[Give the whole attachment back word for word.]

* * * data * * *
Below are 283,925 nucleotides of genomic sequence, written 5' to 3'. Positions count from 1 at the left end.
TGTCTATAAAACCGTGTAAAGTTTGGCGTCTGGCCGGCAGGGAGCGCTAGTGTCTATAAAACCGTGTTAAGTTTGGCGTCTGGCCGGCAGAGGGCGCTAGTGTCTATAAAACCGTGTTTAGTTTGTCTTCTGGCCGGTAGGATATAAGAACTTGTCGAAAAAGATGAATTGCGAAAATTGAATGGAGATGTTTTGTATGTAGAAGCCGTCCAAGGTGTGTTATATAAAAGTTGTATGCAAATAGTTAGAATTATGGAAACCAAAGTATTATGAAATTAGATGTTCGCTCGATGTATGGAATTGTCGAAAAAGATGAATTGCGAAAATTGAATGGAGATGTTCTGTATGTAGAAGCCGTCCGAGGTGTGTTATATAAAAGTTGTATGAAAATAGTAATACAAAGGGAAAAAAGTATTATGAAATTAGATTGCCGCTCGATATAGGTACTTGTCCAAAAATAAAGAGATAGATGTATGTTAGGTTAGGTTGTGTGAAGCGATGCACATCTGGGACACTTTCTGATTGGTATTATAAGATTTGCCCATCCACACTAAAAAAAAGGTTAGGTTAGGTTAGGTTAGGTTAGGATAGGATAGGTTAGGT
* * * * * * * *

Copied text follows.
Below are 283,925 nucleotides of genomic sequence, written 5' to 3'. Positions count from 1 at the left end.
TGTCTATAAAACCGTGTAAAGTTTGGCGTCTGGCCGGCAGGGAGCGCTAGTGTCTATAAAACCGTGTTAAGTTTGGCGTCTGGCCGGCAGAGGGCGCTAGTGTCTATAAAACCGTGTTTAGTTTGTCTTCTGGCCGGTAGGATATAAGAACTTGTCGAAAAAGATGAATTGCGAAAATTGAATGGAGATGTTTTGTATGTAGAAGCCGTCCAAGGTGTGTTATATAAAAGTTGTATGCAAATAGTTAGAATTATGGAAACCAAAGTATTATGAAATTAGATGTTCGCTCGATGTATGGAATTGTCGAAAAAGATGAATTGCGAAAATTGAATGGAGATGTTCTGTATGTAGAAGCCGTCCGAGGTGTGTTATATAAAAGTTGTATGAAAATAGTAATACAAAGGGAAAAAAGTATTATGAAATTAGATTGCCGCTCGATATAGGTACTTGTCCAAAAATAAAGAGATAGATGTATGTTAGGTTAGGTTGTGTGAAGCGATGCACATCTGGGACACTTTCTGATTGGTATTATAAGATTTGCCCATCCACACTAAAAAAAAGGTTAGGTTAGGTTAGGTTAGGTTAGGATAGGATAGGTTAGGT